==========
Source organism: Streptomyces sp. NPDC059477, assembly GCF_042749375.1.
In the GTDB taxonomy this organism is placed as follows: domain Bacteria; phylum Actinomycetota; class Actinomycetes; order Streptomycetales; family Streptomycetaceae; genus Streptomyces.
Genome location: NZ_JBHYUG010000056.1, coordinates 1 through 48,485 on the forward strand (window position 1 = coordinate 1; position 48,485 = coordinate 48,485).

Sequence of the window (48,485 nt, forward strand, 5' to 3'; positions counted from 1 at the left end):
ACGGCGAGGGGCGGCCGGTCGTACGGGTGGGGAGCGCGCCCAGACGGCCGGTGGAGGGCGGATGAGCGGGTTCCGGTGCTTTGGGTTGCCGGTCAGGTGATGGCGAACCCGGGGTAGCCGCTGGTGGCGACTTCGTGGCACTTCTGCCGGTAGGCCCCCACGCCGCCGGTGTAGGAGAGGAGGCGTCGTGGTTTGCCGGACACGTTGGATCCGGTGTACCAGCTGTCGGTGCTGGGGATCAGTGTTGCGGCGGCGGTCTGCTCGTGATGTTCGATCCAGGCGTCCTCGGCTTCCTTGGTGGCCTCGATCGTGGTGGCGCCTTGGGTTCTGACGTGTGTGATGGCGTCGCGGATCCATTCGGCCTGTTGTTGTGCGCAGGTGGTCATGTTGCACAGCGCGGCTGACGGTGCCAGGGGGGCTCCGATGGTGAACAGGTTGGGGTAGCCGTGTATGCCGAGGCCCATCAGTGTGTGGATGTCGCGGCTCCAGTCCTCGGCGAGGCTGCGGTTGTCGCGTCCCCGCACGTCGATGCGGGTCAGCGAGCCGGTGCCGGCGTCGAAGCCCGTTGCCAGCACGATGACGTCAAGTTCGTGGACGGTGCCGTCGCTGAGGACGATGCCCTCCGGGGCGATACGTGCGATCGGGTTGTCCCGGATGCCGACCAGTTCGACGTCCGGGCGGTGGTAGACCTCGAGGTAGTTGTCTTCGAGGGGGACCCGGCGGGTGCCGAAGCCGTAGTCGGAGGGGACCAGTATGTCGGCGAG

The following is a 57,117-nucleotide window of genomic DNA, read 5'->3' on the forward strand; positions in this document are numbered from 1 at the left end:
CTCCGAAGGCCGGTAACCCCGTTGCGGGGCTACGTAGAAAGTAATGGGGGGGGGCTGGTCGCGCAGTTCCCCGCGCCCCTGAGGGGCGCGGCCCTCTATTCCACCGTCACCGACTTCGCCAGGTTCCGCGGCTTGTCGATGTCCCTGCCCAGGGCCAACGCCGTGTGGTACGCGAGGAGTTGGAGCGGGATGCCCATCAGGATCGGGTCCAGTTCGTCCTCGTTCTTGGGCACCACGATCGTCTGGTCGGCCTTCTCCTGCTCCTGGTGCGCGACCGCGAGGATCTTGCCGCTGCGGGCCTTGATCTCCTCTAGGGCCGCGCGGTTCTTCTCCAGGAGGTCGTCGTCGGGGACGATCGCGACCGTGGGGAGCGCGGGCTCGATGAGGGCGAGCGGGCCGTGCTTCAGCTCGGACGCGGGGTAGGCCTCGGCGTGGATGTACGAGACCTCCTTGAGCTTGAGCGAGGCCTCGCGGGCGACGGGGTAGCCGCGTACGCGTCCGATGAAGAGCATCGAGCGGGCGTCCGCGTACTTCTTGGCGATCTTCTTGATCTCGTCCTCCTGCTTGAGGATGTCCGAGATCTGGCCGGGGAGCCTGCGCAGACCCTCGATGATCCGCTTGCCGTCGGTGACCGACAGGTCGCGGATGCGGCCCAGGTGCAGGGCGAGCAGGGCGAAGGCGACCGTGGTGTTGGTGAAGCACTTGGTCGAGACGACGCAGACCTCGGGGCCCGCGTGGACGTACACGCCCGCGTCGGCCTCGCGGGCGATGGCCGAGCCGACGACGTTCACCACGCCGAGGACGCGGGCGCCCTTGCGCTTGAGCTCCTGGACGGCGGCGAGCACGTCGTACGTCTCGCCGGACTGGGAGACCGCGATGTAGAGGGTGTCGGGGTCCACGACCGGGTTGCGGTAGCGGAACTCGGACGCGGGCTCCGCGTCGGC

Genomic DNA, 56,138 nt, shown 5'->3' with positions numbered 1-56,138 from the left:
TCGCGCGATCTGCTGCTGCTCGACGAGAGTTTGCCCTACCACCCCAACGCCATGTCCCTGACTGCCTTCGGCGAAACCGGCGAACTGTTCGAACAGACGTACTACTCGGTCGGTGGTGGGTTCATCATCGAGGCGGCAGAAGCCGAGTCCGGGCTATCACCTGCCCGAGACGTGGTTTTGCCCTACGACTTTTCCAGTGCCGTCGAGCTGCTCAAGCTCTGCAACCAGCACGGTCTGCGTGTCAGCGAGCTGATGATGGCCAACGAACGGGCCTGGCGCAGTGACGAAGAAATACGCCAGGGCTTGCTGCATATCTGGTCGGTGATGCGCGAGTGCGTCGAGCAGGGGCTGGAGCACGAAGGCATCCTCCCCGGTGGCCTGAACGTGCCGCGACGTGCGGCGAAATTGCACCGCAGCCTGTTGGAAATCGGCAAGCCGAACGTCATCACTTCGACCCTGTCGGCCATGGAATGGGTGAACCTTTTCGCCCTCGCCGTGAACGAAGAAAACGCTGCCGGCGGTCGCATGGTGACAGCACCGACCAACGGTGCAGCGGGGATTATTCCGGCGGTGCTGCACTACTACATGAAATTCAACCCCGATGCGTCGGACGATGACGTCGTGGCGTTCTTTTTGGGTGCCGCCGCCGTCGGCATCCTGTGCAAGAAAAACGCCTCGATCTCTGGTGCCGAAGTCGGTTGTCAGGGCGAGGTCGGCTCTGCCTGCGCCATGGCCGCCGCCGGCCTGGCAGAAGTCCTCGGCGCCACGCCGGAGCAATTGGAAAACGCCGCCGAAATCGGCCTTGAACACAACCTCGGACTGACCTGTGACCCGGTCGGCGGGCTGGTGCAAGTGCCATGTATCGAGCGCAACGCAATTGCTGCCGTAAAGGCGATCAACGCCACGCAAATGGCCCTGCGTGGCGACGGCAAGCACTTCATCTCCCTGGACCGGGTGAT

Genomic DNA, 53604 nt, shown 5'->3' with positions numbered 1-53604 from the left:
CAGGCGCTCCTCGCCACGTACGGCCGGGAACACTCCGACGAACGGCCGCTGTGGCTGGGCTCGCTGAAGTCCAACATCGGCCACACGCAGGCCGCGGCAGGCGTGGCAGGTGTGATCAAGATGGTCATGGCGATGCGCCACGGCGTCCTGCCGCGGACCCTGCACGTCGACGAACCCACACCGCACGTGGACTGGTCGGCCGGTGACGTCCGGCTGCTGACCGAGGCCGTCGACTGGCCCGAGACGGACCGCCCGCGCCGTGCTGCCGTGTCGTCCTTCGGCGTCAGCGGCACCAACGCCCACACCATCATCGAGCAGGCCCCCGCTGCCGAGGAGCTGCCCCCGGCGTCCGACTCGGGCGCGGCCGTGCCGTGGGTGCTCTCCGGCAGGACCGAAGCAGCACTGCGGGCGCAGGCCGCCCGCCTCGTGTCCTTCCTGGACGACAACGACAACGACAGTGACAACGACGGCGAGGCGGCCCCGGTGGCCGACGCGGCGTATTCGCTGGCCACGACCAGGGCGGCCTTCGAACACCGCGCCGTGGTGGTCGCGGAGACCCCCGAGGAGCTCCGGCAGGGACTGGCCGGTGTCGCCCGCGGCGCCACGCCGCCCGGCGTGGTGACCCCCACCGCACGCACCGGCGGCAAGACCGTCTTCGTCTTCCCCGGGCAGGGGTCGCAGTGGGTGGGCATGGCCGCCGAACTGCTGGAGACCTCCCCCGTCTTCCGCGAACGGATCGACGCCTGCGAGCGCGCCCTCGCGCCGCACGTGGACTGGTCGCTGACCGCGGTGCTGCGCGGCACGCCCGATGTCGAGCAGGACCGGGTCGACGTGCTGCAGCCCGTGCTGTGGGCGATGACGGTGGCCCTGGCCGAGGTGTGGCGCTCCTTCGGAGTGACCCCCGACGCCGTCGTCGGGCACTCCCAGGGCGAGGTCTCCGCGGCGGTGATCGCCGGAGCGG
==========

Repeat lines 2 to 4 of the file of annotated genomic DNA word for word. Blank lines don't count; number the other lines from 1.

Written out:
In the GTDB taxonomy this organism is placed as follows: domain Bacteria; phylum Actinomycetota; class Actinomycetes; order Streptomycetales; family Streptomycetaceae; genus Streptomyces.
Genome location: NZ_JBHYUG010000056.1, coordinates 1 through 48,485 on the forward strand (window position 1 = coordinate 1; position 48,485 = coordinate 48,485).

Sequence of the window (48,485 nt, forward strand, 5' to 3'; positions counted from 1 at the left end):